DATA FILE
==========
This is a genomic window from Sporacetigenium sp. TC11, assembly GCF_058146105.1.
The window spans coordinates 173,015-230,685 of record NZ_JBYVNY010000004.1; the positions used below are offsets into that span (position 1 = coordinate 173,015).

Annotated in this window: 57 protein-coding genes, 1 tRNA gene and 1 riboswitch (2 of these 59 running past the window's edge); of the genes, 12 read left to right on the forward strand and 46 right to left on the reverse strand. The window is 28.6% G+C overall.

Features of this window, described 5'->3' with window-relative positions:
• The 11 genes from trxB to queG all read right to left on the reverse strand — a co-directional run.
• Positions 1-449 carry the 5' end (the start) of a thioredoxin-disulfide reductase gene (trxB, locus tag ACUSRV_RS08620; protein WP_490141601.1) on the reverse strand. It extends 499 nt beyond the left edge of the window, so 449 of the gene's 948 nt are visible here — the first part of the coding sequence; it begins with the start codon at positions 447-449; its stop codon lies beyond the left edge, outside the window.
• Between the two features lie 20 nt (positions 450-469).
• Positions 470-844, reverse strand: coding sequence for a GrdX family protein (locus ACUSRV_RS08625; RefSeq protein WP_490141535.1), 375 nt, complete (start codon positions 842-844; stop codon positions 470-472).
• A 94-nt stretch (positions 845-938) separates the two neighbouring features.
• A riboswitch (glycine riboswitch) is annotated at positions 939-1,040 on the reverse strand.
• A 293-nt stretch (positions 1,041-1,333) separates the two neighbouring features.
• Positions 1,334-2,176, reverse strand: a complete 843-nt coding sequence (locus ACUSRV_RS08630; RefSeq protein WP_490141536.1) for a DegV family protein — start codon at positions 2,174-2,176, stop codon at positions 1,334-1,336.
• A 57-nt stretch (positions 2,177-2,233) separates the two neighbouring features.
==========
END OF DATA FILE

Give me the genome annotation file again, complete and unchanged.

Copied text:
This is a genomic window from Sporacetigenium sp. TC11, assembly GCF_058146105.1.
The window spans coordinates 173,015-230,685 of record NZ_JBYVNY010000004.1; the positions used below are offsets into that span (position 1 = coordinate 173,015).

Annotated in this window: 57 protein-coding genes, 1 tRNA gene and 1 riboswitch (2 of these 59 running past the window's edge); of the genes, 12 read left to right on the forward strand and 46 right to left on the reverse strand. The window is 28.6% G+C overall.

Features of this window, described 5'->3' with window-relative positions:
• The 11 genes from trxB to queG all read right to left on the reverse strand — a co-directional run.
• Positions 1-449 carry the 5' end (the start) of a thioredoxin-disulfide reductase gene (trxB, locus tag ACUSRV_RS08620; protein WP_490141601.1) on the reverse strand. It extends 499 nt beyond the left edge of the window, so 449 of the gene's 948 nt are visible here — the first part of the coding sequence; it begins with the start codon at positions 447-449; its stop codon lies beyond the left edge, outside the window.
• Between the two features lie 20 nt (positions 450-469).
• Positions 470-844, reverse strand: coding sequence for a GrdX family protein (locus ACUSRV_RS08625; RefSeq protein WP_490141535.1), 375 nt, complete (start codon positions 842-844; stop codon positions 470-472).
• A 94-nt stretch (positions 845-938) separates the two neighbouring features.
• A riboswitch (glycine riboswitch) is annotated at positions 939-1,040 on the reverse strand.
• A 293-nt stretch (positions 1,041-1,333) separates the two neighbouring features.
• Positions 1,334-2,176, reverse strand: a complete 843-nt coding sequence (locus ACUSRV_RS08630; RefSeq protein WP_490141536.1) for a DegV family protein — start codon at positions 2,174-2,176, stop codon at positions 1,334-1,336.
• A 57-nt stretch (positions 2,177-2,233) separates the two neighbouring features.